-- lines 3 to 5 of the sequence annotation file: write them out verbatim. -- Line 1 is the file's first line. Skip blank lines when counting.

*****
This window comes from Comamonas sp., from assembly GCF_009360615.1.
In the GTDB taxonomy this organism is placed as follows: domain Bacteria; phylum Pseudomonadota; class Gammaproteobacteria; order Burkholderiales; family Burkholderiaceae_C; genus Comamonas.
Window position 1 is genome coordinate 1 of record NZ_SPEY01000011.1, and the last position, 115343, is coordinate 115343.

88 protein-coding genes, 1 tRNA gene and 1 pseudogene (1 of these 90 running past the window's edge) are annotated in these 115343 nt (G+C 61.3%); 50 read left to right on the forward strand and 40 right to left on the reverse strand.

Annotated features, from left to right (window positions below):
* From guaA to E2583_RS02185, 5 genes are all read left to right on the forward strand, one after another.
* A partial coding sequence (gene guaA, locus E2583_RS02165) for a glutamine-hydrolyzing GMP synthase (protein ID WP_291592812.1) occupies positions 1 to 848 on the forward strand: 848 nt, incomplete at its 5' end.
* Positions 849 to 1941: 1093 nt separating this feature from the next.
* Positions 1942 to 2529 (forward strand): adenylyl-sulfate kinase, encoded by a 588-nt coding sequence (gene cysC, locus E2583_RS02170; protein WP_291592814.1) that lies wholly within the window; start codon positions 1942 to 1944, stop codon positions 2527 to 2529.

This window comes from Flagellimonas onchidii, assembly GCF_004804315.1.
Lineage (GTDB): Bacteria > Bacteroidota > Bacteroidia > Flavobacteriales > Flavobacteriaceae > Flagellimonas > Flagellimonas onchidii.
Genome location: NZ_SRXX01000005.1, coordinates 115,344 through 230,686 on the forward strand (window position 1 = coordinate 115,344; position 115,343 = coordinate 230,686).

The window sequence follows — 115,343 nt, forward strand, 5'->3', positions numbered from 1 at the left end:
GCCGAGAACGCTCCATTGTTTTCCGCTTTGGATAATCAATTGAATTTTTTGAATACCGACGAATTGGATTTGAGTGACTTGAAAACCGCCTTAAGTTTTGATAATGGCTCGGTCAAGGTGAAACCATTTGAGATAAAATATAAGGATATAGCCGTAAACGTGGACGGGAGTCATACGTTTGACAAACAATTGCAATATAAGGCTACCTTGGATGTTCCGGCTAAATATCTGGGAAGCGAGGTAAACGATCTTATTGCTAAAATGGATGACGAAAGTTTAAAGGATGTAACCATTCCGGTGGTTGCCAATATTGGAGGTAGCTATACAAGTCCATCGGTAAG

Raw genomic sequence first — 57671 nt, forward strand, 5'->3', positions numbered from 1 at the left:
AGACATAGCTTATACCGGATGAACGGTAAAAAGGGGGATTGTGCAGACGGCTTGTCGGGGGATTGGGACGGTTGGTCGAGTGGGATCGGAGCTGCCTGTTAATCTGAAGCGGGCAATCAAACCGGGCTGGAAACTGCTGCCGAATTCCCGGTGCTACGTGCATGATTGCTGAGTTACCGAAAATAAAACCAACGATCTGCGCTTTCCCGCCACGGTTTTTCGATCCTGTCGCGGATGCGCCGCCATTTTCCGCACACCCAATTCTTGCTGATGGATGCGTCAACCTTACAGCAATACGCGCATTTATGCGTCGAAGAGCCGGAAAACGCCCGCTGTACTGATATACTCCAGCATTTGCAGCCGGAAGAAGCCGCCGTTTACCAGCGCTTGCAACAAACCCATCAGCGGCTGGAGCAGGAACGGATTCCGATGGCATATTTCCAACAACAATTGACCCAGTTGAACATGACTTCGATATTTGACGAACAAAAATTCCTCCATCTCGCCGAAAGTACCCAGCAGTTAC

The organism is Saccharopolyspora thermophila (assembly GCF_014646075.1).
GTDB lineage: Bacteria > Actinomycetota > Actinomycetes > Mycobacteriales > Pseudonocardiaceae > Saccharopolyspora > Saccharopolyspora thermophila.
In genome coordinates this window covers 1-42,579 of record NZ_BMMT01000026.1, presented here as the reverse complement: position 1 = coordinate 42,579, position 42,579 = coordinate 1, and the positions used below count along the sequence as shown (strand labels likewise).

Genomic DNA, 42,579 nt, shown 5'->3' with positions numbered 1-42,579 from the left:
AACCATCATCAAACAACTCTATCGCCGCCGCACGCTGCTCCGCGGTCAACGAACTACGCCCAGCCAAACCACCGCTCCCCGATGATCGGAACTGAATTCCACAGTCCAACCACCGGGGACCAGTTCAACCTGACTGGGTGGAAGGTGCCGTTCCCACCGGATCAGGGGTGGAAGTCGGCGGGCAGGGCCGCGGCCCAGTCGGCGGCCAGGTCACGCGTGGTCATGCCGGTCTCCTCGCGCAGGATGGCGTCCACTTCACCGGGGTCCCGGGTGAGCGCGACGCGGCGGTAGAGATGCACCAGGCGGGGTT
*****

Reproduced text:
Window position 1 is genome coordinate 1 of record NZ_SPEY01000011.1, and the last position, 115343, is coordinate 115343.

88 protein-coding genes, 1 tRNA gene and 1 pseudogene (1 of these 90 running past the window's edge) are annotated in these 115343 nt (G+C 61.3%); 50 read left to right on the forward strand and 40 right to left on the reverse strand.

Annotated features, from left to right (window positions below):